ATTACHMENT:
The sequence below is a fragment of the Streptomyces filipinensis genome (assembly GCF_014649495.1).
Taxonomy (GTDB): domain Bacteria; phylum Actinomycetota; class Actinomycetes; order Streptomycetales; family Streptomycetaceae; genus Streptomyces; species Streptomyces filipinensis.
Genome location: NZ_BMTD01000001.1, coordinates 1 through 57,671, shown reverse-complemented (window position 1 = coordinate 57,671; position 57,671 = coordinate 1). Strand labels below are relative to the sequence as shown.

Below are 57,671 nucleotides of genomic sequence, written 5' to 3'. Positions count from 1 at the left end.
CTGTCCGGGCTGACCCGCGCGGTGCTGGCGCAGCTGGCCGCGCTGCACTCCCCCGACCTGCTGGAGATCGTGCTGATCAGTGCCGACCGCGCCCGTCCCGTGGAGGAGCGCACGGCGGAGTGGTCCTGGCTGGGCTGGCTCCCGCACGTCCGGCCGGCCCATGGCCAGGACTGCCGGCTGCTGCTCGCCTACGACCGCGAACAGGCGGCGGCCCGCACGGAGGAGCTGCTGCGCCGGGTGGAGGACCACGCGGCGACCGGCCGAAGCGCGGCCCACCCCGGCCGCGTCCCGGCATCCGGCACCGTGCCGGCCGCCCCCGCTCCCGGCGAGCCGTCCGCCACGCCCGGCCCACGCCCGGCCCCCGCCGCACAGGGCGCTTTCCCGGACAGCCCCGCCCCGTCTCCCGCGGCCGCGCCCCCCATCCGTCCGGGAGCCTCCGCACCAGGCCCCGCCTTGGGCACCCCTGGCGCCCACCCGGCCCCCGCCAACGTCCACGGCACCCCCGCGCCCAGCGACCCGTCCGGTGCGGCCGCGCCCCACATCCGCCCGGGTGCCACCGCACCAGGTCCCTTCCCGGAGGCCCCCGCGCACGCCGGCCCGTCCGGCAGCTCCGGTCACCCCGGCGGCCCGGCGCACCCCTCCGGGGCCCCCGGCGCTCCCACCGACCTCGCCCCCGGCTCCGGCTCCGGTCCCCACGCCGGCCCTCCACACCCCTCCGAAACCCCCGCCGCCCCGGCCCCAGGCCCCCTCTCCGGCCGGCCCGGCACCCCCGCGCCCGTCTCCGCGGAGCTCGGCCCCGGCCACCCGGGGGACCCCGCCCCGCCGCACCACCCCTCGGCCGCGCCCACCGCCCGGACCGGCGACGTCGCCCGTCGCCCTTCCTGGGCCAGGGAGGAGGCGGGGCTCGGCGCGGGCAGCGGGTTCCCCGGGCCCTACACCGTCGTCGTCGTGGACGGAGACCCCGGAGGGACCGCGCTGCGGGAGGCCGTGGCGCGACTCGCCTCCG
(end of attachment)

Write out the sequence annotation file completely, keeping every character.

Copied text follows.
The sequence below is a fragment of the Streptomyces filipinensis genome (assembly GCF_014649495.1).
Taxonomy (GTDB): domain Bacteria; phylum Actinomycetota; class Actinomycetes; order Streptomycetales; family Streptomycetaceae; genus Streptomyces; species Streptomyces filipinensis.
Genome location: NZ_BMTD01000001.1, coordinates 1 through 57,671, shown reverse-complemented (window position 1 = coordinate 57,671; position 57,671 = coordinate 1). Strand labels below are relative to the sequence as shown.

Below are 57,671 nucleotides of genomic sequence, written 5' to 3'. Positions count from 1 at the left end.
CTGTCCGGGCTGACCCGCGCGGTGCTGGCGCAGCTGGCCGCGCTGCACTCCCCCGACCTGCTGGAGATCGTGCTGATCAGTGCCGACCGCGCCCGTCCCGTGGAGGAGCGCACGGCGGAGTGGTCCTGGCTGGGCTGGCTCCCGCACGTCCGGCCGGCCCATGGCCAGGACTGCCGGCTGCTGCTCGCCTACGACCGCGAACAGGCGGCGGCCCGCACGGAGGAGCTGCTGCGCCGGGTGGAGGACCACGCGGCGACCGGCCGAAGCGCGGCCCACCCCGGCCGCGTCCCGGCATCCGGCACCGTGCCGGCCGCCCCCGCTCCCGGCGAGCCGTCCGCCACGCCCGGCCCACGCCCGGCCCCCGCCGCACAGGGCGCTTTCCCGGACAGCCCCGCCCCGTCTCCCGCGGCCGCGCCCCCCATCCGTCCGGGAGCCTCCGCACCAGGCCCCGCCTTGGGCACCCCTGGCGCCCACCCGGCCCCCGCCAACGTCCACGGCACCCCCGCGCCCAGCGACCCGTCCGGTGCGGCCGCGCCCCACATCCGCCCGGGTGCCACCGCACCAGGTCCCTTCCCGGAGGCCCCCGCGCACGCCGGCCCGTCCGGCAGCTCCGGTCACCCCGGCGGCCCGGCGCACCCCTCCGGGGCCCCCGGCGCTCCCACCGACCTCGCCCCCGGCTCCGGCTCCGGTCCCCACGCCGGCCCTCCACACCCCTCCGAAACCCCCGCCGCCCCGGCCCCAGGCCCCCTCTCCGGCCGGCCCGGCACCCCCGCGCCCGTCTCCGCGGAGCTCGGCCCCGGCCACCCGGGGGACCCCGCCCCGCCGCACCACCCCTCGGCCGCGCCCACCGCCCGGACCGGCGACGTCGCCCGTCGCCCTTCCTGGGCCAGGGAGGAGGCGGGGCTCGGCGCGGGCAGCGGGTTCCCCGGGCCCTACACCGTCGTCGTCGTGGACGGAGACCCCGGAGGGACCGCGCTGCGGGAGGCCGTGGCGCGACTCGCCTCCG